The mystery of tapas

The fame of tapas is now worldwide; you can eat tapas from Alaska to Oz.  Yet their origins are surprisingly mysterious; men with claims to the invention range from royalty to peasantry.  What we do know is the tapas were invented by one of three men.  The question is: was it the wise king, the hardy farmer or the crafty innkeeper?   

First, King Alfonso the Wise

When recovering from an illness, King Alfonso 10th was advised to eat small bites with wine between meals to build up his strength.  Once better, he wrote his new diet into law, making it illegal to serve wine without a free snack.  This legendary decision was based on the fact that A) It sobered up drunken sailors and B) Free food is the best.  In fact, this is technically still true today; a genuine Spanish tapa is free.

Next up: the hardy farmer

Having a hefty, fatty lunch had a tendency to knock out farmworkers for a lengthy siesta come the afternoon.  So one day, whilst staring round at his snoozing employees, a prudent farmer cooked up the solution.  In the heat of the day, his workers would snack on mini bites washed down with wine, allowing them to work through til night for a well-deserved feast.  He started his idea the very next day and the rest, as they say, is history.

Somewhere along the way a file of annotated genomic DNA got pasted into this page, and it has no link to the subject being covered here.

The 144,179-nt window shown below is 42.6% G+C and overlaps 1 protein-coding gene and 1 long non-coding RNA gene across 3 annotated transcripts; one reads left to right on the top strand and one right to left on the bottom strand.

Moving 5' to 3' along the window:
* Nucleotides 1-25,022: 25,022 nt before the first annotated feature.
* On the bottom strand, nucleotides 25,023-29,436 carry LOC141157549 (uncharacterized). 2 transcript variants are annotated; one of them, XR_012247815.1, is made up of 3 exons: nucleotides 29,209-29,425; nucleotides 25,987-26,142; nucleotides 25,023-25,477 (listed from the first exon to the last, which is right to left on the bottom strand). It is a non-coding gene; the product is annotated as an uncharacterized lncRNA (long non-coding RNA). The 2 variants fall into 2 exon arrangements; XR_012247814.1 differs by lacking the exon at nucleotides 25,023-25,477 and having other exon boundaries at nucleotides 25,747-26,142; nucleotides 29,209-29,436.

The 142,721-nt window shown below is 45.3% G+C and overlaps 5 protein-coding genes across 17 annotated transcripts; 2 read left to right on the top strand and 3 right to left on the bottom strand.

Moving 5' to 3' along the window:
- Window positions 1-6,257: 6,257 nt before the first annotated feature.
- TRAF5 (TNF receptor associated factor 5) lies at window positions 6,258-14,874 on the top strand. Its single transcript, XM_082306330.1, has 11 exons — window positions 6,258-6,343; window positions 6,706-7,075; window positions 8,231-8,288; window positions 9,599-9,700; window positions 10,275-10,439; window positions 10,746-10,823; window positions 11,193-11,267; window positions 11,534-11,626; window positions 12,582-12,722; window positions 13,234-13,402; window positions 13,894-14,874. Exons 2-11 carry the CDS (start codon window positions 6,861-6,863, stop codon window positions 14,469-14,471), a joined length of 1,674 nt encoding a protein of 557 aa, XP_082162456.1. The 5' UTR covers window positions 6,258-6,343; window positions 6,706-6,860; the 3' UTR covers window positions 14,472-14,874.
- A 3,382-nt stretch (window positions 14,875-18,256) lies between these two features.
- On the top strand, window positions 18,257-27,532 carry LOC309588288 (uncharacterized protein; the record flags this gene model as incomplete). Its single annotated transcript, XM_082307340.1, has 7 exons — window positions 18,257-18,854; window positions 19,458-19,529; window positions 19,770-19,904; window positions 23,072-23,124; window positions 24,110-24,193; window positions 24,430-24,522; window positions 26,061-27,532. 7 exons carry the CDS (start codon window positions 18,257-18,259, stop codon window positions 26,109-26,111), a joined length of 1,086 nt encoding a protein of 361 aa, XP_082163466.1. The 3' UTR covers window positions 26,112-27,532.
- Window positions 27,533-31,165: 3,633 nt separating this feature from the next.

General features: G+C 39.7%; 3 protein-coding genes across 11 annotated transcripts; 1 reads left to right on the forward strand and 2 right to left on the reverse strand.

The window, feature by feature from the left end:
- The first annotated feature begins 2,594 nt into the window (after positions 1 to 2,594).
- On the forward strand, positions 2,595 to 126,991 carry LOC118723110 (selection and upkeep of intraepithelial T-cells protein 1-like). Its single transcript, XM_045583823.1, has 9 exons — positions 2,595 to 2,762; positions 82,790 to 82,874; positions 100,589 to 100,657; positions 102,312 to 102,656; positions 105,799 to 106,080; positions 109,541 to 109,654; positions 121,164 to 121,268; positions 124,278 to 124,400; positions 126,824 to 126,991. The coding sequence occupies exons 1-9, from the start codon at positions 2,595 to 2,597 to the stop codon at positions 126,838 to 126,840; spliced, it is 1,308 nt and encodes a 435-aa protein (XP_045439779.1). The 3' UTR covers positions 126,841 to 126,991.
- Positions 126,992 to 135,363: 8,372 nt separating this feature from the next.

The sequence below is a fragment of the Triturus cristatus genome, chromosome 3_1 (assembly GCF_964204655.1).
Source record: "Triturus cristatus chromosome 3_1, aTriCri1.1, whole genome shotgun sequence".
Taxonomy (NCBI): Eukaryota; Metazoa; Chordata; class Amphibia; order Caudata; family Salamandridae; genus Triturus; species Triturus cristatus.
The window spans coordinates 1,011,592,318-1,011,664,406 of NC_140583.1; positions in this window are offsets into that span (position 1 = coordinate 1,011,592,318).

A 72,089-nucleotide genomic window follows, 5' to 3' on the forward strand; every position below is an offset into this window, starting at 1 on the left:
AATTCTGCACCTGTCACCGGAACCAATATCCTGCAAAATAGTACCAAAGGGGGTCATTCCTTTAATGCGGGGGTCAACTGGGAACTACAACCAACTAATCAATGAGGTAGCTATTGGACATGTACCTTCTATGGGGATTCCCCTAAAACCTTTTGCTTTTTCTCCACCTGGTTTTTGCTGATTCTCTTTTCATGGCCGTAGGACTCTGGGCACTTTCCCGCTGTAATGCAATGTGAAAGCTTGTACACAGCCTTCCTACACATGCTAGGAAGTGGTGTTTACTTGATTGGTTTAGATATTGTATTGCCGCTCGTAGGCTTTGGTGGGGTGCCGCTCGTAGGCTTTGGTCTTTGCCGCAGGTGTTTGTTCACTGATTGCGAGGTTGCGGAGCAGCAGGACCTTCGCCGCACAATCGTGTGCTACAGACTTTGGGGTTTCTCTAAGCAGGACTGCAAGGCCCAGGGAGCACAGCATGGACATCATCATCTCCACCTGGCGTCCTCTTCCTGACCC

Third, the crafty innkeeper

The story goes that a new landlord took over a thriving pub but being mean and lazy, the locals soon left for better watering holes, free of flies and poor wine.   So the landlord hatched a cunning plan.  He topped the wine glasses with a thin slice of ham, thereby fooling the taste buds of his drinkers and masking the taste of the foul wine.  What’s more, the ham acted as a lid guarding it from eager flies.  And so, the tapa was named; tapa literally means ‘lid’ or ‘cover’ in Spanish.

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